Unusual Presentations for Lupus: From Occular Oddities to Cauda Equina Nerve Root Enhancement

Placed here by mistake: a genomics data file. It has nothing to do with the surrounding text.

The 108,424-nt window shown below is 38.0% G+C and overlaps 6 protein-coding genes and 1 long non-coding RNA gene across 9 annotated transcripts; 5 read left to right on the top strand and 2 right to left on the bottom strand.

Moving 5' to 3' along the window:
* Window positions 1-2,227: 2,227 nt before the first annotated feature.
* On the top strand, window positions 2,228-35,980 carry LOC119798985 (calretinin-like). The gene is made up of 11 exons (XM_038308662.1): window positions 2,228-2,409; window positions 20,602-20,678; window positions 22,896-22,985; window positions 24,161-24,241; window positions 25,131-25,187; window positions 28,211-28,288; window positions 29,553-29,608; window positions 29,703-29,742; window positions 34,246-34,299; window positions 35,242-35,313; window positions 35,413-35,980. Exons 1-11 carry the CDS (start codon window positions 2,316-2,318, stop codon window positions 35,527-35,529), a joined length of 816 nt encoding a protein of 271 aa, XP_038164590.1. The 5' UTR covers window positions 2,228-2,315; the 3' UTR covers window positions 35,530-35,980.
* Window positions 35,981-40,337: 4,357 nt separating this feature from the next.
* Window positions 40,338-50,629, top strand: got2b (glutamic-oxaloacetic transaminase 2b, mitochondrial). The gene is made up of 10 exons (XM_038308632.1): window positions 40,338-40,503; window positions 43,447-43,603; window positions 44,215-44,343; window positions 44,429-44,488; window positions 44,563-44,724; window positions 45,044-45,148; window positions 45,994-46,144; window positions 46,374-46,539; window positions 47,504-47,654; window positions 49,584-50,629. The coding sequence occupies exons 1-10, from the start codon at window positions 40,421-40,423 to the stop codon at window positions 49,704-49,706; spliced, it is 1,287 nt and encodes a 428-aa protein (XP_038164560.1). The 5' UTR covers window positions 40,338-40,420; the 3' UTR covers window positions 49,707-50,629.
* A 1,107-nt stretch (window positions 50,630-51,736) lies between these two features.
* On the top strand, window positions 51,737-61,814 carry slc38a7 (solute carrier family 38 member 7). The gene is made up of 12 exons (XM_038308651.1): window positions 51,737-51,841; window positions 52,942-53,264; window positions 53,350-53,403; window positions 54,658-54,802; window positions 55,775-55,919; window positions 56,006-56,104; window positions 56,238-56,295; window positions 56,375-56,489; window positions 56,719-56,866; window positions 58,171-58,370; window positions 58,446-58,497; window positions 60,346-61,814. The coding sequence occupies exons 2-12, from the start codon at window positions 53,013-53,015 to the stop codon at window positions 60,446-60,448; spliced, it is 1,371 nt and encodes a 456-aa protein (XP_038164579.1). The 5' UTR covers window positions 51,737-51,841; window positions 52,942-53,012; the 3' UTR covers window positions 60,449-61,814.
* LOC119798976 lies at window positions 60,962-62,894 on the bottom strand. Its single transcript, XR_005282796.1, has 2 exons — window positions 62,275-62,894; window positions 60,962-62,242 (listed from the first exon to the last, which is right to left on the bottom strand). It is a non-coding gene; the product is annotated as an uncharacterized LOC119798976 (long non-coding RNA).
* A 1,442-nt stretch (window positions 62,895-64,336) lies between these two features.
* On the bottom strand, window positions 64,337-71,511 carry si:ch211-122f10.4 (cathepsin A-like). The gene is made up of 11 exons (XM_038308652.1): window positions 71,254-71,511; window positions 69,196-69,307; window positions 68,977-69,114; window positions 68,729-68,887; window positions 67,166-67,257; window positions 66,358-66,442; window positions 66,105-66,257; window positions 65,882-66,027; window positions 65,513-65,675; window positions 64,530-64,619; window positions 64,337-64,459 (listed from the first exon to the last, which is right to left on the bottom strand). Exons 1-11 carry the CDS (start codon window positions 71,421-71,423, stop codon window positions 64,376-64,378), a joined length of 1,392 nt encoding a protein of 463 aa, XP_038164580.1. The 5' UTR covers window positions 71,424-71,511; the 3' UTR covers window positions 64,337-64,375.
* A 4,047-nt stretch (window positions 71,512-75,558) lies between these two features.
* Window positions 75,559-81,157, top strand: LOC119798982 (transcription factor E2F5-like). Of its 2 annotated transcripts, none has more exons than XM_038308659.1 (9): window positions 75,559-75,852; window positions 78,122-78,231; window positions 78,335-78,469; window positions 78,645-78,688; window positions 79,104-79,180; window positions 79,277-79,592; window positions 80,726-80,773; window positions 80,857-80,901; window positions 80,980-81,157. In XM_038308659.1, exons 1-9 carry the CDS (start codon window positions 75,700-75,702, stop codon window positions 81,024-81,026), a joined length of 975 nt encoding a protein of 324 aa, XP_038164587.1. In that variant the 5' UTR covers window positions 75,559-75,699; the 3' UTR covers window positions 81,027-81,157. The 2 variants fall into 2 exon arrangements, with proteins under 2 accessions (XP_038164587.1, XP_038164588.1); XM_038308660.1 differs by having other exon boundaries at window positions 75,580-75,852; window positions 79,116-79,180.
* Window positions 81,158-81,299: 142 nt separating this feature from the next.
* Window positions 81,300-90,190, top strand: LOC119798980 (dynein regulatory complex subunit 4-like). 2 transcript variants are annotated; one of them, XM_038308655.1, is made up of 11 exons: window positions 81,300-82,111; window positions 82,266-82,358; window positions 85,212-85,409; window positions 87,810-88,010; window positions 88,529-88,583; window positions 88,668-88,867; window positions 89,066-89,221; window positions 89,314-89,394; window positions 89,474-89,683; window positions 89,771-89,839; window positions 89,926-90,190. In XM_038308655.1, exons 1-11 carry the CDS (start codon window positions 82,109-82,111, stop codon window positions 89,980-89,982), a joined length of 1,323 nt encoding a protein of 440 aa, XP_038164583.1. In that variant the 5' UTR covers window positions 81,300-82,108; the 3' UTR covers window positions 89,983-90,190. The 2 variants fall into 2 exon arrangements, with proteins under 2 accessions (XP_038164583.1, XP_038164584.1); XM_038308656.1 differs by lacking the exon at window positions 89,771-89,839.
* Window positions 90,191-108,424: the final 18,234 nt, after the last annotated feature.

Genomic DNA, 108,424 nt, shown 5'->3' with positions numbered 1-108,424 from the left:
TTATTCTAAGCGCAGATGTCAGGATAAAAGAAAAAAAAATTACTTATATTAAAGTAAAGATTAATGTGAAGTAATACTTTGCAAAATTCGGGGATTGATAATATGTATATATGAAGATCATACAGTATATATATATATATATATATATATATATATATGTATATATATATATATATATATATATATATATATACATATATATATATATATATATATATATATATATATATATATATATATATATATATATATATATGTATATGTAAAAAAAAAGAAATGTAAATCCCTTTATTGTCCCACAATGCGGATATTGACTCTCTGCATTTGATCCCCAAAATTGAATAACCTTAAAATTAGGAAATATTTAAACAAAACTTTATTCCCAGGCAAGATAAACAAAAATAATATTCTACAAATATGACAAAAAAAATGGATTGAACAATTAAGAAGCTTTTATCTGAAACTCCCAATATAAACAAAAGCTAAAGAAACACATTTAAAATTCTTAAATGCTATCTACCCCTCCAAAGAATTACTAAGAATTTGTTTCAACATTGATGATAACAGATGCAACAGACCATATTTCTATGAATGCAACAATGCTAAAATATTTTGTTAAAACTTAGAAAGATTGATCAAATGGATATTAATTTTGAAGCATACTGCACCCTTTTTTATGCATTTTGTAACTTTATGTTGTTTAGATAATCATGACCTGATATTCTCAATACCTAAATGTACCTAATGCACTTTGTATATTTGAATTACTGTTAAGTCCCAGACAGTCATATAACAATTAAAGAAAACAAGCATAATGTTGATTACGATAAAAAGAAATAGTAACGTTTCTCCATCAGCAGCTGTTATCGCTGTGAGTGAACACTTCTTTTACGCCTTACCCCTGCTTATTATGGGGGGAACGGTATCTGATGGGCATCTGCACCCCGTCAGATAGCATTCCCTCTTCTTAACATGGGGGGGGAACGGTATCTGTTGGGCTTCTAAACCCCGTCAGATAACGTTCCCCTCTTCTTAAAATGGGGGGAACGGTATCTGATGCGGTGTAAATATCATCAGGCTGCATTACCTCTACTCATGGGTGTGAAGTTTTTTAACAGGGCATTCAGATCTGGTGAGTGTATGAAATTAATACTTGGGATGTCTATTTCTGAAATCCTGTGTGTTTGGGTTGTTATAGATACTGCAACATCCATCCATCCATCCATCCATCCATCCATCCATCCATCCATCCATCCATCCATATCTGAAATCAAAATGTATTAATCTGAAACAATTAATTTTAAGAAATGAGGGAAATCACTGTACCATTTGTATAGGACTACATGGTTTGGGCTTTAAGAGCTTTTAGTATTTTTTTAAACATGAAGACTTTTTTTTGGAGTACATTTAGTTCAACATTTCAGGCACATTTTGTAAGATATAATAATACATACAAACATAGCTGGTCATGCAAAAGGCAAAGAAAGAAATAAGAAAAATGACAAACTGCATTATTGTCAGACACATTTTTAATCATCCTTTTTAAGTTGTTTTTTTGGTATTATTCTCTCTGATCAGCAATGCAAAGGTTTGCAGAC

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Objective: Atypical neurological manifestation of systemic lupus erythematosus (SLE) with multiple cranial neuropathies and cauda equina nerve root enhancement, mimicking acute inflammatory demyelinating polyneuropathy (AIDP). Background: SLE can present with neurological manifestation, including the central and peripheral nervous systems and muscles. Its relatively easier to diagnose SLE when it presents with systemic manifestations. 10%-20% of patients with systemic lupus erythematosus show peripheral nervous system involvement. SLE may affect the visual system in up to a third of patients. Case 1: 28-year-old woman admitted with multiorgan failure and severe encephalopathy preceded by flue like symptoms. Upon arousal from coma patient reported visual loss and severe lower extremity weakness. Neurological examination revealed no light perception in both eyes, severe flaccid lower extremity weakness with areflexia. Patient had an extensive neurological work up done which showed positive ANA, Anti-RNP and anti-Smith antibodies with low C3, very high CSF protein, multiple cranial neuropathies and cauda equina nerve root enhancement. Patient failed IVIG and PLEX. Patient improved with high doses of steroids followed by oral prednisone and Plaquenil. Case 2: 29-year-old woman presented with transient visual loss and bilateral lower extremity paresthesia preceded by viral prodrome. On exam she had very mild optic disc edema, lower extremity weakness with areflexia. CSF showed elevated protein and white count. She had positive ANA, anti-RNP and anti-smith antibodies. Patient later developed a malar rash and cerebral venous sinus thrombosis (CVT). Treatment for lupus was initiated with pulse steroids, followed by oral prednisone and Plaquenil. Anticoagulation was initiated for CVT. Patient symptoms improved significantly with treatment. Results: N/A Conclusions: We present two interesting cases of SLE with ocular manifestation and vasculitis polyradiculopathy mimicking AIDP. Lupus should be considered as a differential for AIDP in patients with cauda equina nerve root enhancement with positive autoimmune panel not responsive to IVIG or PLEX.





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